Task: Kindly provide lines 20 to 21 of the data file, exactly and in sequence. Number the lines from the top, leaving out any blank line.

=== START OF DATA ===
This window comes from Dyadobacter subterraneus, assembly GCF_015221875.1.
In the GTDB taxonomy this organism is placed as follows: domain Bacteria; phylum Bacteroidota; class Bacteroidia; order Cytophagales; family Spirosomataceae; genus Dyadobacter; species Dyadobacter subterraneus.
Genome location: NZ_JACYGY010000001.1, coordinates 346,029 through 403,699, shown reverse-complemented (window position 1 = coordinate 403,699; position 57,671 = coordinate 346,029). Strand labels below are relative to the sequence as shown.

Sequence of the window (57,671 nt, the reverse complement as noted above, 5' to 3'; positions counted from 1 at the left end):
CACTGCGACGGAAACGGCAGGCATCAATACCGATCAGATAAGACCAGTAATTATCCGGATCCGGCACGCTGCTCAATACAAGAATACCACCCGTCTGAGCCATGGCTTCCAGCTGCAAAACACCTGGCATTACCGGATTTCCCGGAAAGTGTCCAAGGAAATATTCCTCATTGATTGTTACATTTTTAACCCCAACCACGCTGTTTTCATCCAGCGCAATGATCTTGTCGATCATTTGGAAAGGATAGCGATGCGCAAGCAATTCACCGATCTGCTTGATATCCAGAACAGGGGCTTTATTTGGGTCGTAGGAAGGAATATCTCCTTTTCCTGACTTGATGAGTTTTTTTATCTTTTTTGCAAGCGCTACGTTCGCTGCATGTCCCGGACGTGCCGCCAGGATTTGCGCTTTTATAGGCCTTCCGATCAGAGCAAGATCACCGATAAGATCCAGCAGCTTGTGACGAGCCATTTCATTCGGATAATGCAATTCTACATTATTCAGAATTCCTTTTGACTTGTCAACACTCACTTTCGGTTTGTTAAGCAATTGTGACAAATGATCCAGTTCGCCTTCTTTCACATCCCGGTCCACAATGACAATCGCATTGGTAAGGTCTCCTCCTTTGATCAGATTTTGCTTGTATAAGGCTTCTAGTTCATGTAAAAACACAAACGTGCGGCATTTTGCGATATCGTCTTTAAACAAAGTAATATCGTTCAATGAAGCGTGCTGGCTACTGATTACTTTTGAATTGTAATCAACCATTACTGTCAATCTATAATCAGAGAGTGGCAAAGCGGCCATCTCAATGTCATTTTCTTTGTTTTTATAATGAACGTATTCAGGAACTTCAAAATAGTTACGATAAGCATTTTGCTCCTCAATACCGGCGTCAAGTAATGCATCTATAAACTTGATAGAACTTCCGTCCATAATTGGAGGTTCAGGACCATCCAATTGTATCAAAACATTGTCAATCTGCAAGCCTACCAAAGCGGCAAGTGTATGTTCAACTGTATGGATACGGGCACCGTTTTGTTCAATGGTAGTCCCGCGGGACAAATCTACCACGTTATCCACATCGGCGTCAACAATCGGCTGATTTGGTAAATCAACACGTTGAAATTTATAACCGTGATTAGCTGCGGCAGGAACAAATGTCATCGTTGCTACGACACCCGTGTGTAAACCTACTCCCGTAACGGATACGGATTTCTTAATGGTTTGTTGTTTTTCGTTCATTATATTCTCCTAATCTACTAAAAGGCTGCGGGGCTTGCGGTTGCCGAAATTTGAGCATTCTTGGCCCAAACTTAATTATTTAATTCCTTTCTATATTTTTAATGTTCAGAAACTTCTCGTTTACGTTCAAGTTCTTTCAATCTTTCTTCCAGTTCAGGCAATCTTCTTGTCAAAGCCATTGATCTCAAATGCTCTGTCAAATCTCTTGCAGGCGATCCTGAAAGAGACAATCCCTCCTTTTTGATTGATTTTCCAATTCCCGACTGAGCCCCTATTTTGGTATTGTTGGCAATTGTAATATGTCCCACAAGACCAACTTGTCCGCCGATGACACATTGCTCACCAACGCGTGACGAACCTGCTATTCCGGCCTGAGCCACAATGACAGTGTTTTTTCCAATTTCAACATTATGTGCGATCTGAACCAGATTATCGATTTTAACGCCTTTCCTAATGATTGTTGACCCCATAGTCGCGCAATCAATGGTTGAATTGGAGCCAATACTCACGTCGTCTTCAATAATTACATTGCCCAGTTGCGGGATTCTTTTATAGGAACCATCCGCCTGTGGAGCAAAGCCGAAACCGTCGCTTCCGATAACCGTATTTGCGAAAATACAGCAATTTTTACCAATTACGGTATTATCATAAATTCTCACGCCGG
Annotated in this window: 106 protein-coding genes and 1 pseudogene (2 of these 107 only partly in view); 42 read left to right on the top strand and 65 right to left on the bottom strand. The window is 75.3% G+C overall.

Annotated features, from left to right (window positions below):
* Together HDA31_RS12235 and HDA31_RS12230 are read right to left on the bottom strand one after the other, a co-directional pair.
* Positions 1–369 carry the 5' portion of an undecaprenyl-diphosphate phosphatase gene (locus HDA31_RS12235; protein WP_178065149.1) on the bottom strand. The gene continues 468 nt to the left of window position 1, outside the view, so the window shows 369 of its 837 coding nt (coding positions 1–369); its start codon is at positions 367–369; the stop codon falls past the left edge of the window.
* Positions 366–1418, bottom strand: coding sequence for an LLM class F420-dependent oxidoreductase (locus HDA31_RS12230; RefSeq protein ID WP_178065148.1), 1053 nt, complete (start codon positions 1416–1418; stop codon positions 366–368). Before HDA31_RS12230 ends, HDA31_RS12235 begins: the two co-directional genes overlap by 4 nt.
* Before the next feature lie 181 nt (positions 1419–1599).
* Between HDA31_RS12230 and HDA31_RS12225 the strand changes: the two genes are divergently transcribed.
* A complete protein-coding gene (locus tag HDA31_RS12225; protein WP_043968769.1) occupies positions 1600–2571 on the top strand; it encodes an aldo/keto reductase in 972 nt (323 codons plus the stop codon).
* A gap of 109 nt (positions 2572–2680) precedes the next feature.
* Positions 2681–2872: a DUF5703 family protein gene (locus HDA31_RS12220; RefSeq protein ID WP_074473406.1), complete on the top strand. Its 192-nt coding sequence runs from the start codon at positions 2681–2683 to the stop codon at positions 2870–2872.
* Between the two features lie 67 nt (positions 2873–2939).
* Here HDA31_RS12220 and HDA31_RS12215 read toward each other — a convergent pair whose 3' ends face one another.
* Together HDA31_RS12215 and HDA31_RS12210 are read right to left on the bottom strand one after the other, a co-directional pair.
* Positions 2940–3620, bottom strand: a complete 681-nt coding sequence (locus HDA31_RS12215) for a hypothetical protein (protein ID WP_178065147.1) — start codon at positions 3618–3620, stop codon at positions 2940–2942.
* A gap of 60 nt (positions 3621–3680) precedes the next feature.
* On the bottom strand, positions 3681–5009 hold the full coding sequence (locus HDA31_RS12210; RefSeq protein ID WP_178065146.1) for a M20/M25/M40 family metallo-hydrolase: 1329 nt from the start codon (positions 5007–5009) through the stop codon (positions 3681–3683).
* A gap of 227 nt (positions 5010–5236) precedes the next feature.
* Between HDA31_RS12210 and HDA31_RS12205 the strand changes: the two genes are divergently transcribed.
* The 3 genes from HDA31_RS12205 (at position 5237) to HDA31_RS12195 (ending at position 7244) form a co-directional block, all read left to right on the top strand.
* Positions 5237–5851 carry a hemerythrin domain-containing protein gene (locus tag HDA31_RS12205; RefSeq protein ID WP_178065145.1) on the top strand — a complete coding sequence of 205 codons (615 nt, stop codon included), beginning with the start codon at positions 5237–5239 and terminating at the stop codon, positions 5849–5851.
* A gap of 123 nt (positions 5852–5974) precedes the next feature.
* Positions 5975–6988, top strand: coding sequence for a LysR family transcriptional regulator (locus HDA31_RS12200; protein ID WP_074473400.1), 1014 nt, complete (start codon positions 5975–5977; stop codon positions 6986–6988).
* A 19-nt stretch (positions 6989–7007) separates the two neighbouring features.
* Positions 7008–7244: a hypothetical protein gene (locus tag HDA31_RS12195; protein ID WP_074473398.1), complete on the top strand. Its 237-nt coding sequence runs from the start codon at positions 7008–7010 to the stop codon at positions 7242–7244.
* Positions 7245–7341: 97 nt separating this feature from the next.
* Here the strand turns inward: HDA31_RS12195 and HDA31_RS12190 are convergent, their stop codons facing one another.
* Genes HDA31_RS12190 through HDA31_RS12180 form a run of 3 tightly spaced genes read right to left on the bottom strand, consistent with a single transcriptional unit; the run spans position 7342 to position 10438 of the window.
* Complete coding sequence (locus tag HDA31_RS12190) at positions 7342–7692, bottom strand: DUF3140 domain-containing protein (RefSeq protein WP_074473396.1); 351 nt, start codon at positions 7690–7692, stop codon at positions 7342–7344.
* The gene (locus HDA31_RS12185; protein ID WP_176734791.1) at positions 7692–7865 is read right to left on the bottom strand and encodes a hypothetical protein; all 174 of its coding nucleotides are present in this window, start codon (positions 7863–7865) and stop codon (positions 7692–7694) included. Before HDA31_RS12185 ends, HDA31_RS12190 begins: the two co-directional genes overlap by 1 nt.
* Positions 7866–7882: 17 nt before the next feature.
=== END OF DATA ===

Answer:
* A gap of 60 nt (positions 3621–3680) precedes the next feature.
* On the bottom strand, positions 3681–5009 hold the full coding sequence (locus HDA31_RS12210; RefSeq protein ID WP_178065146.1) for a M20/M25/M40 family metallo-hydrolase: 1329 nt from the start codon (positions 5007–5009) through the stop codon (positions 3681–3683).